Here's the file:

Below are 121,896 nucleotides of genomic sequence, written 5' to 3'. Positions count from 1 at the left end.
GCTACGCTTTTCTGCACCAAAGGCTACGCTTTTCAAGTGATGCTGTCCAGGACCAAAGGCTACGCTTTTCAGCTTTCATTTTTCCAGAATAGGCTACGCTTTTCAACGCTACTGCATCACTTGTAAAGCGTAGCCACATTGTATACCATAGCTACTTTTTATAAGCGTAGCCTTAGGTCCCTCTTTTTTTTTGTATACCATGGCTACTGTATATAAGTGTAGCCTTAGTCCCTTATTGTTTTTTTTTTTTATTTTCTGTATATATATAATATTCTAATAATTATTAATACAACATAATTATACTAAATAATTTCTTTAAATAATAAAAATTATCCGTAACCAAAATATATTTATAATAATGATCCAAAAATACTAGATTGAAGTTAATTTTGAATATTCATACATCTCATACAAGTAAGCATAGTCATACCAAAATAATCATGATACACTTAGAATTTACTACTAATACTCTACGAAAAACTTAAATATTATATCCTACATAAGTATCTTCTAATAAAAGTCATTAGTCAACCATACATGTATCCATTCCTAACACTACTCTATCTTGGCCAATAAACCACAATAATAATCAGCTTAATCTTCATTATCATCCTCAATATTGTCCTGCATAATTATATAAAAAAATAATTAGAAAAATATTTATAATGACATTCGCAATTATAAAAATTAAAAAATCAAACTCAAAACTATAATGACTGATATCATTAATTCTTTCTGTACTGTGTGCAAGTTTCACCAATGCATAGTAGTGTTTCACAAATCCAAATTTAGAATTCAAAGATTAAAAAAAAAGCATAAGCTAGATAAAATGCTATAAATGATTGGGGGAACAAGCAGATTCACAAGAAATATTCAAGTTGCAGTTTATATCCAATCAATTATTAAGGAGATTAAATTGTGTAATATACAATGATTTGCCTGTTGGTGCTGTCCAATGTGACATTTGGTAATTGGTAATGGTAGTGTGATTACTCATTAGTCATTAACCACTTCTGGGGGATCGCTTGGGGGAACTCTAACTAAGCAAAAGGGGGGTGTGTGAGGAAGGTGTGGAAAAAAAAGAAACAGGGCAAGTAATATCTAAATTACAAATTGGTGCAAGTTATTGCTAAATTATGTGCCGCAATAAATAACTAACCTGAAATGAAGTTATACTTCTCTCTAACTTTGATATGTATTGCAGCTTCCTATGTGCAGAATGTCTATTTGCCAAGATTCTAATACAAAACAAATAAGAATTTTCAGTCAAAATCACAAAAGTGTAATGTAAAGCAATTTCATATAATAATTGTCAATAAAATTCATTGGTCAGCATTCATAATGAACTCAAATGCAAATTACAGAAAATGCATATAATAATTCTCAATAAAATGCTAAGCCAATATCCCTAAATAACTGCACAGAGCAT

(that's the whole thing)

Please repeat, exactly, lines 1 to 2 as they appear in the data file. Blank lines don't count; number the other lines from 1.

Below are 121,896 nucleotides of genomic sequence, written 5' to 3'. Positions count from 1 at the left end.
GCTACGCTTTTCTGCACCAAAGGCTACGCTTTTCAAGTGATGCTGTCCAGGACCAAAGGCTACGCTTTTCAGCTTTCATTTTTCCAGAATAGGCTACGCTTTTCAACGCTACTGCATCACTTGTAAAGCGTAGCCACATTGTATACCATAGCTACTTTTTATAAGCGTAGCCTTAGGTCCCTCTTTTTTTTTGTATACCATGGCTACTGTATATAAGTGTAGCCTTAGTCCCTTATTGTTTTTTTTTTTTATTTTCTGTATATATATAATATTCTAATAATTATTAATACAACATAATTATACTAAATAATTTCTTTAAATAATAAAAATTATCCGTAACCAAAATATATTTATAATAATGATCCAAAAATACTAGATTGAAGTTAATTTTGAATATTCATACATCTCATACAAGTAAGCATAGTCATACCAAAATAATCATGATACACTTAGAATTTACTACTAATACTCTACGAAAAACTTAAATATTATATCCTACATAAGTATCTTCTAATAAAAGTCATTAGTCAACCATACATGTATCCATTCCTAACACTACTCTATCTTGGCCAATAAACCACAATAATAATCAGCTTAATCTTCATTATCATCCTCAATATTGTCCTGCATAATTATATAAAAAAATAATTAGAAAAATATTTATAATGACATTCGCAATTATAAAAATTAAAAAATCAAACTCAAAACTATAATGACTGATATCATTAATTCTTTCTGTACTGTGTGCAAGTTTCACCAATGCATAGTAGTGTTTCACAAATCCAAATTTAGAATTCAAAGATTAAAAAAAAAGCATAAGCTAGATAAAATGCTATAAATGATTGGGGGAACAAGCAGATTCACAAGAAATATTCAAGTTGCAGTTTATATCCAATCAATTATTAAGGAGATTAAATTGTGTAATATACAATGATTTGCCTGTTGGTGCTGTCCAATGTGACATTTGGTAATTGGTAATGGTAGTGTGATTACTCATTAGTCATTAACCACTTCTGGGGGATCGCTTGGGGGAACTCTAACTAAGCAAAAGGGGGGTGTGTGAGGAAGGTGTGGAAAAAAAAGAAACAGGGCAAGTAATATCTAAATTACAAATTGGTGCAAGTTATTGCTAAATTATGTGCCGCAATAAATAACTAACCTGAAATGAAGTTATACTTCTCTCTAACTTTGATATGTATTGCAGCTTCCTATGTGCAGAATGTCTATTTGCCAAGATTCTAATACAAAACAAATAAGAATTTTCAGTCAAAATCACAAAAGTGTAATGTAAAGCAATTTCATATAATAATTGTCAATAAAATTCATTGGTCAGCATTCATAATGAACTCAAATGCAAATTACAGAAAATGCATATAATAATTCTCAATAAAATGCTAAGCCAATATCCCTAAATAACTGCACAGAGCAT